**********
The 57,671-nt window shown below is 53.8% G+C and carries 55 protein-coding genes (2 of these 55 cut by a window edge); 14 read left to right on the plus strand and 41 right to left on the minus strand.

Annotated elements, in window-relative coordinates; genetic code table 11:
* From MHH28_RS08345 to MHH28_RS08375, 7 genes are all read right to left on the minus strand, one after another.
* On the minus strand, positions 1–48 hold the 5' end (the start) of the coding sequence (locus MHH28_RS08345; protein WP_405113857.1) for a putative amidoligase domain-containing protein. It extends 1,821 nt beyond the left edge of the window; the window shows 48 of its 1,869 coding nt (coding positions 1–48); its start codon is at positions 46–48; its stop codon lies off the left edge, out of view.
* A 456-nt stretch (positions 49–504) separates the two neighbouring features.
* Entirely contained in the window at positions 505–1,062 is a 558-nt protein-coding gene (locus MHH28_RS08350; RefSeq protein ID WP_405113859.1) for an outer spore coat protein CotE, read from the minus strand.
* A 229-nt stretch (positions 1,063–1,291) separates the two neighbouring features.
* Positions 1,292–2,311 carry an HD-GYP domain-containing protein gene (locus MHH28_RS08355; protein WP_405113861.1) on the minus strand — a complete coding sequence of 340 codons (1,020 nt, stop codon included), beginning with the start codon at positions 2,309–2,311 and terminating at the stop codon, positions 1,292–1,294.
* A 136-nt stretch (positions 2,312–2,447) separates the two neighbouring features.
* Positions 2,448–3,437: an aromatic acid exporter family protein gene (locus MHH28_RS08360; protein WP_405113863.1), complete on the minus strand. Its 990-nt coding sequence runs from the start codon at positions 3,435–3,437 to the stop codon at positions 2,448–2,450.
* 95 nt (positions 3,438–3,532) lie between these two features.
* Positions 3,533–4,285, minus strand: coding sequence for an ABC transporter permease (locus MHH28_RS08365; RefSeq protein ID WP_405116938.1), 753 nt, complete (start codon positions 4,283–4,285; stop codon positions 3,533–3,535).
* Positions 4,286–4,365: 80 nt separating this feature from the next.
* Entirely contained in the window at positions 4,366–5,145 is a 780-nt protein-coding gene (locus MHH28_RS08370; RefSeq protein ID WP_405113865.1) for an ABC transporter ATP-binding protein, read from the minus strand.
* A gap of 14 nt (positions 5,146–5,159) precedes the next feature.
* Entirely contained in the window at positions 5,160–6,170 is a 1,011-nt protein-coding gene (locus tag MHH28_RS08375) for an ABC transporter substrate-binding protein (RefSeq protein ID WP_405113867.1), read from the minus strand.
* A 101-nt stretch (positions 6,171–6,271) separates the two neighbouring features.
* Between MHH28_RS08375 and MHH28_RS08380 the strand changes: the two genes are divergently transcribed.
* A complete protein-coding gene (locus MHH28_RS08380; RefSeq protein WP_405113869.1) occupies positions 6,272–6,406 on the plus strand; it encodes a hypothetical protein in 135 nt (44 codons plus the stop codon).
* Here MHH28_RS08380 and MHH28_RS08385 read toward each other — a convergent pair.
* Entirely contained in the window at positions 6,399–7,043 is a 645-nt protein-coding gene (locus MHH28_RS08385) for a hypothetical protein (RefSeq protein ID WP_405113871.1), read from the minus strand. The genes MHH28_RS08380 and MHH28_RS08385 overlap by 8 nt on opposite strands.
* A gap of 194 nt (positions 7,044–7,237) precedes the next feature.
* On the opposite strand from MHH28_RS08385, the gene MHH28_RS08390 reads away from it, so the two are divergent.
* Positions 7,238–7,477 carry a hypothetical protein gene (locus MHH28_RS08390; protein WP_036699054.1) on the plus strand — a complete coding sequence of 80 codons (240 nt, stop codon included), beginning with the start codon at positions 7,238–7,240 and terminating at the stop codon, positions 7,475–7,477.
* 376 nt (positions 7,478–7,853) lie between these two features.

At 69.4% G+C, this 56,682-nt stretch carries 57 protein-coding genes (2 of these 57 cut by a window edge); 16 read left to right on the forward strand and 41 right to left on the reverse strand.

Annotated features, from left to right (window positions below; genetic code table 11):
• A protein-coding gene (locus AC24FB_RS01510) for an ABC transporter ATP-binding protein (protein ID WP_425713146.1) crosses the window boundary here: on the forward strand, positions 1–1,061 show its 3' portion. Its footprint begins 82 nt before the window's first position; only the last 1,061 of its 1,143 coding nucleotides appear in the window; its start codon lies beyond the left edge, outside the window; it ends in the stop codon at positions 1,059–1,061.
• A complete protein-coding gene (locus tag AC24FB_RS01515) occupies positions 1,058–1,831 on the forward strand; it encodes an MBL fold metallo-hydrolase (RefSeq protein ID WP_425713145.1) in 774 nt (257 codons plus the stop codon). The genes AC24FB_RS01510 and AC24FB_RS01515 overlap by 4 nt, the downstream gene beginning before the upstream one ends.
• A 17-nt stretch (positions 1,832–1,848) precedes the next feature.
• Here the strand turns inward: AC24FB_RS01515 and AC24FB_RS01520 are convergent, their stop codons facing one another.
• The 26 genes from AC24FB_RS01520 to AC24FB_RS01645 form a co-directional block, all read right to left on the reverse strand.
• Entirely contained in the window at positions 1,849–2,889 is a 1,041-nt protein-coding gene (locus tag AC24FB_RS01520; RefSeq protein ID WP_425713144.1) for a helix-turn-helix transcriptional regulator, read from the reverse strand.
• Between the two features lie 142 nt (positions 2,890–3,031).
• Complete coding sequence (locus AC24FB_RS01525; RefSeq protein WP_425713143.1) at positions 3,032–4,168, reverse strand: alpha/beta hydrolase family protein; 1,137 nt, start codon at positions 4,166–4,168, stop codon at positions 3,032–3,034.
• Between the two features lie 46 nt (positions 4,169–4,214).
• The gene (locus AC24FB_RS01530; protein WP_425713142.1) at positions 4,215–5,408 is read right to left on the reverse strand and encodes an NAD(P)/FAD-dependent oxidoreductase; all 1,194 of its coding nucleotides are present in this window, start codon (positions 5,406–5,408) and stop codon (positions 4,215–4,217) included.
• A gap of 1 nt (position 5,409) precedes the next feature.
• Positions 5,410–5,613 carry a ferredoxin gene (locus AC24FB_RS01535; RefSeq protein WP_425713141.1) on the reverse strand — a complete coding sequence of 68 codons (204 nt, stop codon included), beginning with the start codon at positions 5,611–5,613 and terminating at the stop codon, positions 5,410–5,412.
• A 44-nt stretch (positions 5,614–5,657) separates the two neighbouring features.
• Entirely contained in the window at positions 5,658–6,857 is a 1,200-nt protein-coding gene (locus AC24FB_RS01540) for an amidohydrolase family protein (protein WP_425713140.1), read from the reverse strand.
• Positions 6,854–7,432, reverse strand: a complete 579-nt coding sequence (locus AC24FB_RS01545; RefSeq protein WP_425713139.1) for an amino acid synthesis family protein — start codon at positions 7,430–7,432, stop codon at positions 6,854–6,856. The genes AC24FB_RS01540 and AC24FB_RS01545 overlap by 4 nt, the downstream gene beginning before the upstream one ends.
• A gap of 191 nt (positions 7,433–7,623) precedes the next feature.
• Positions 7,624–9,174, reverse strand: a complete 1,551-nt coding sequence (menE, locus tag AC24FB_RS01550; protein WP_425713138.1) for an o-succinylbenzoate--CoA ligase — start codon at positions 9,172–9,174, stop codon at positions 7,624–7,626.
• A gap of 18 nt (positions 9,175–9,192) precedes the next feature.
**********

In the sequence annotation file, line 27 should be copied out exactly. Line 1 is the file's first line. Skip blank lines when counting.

Annotated features, from left to right (window positions below; genetic code table 11):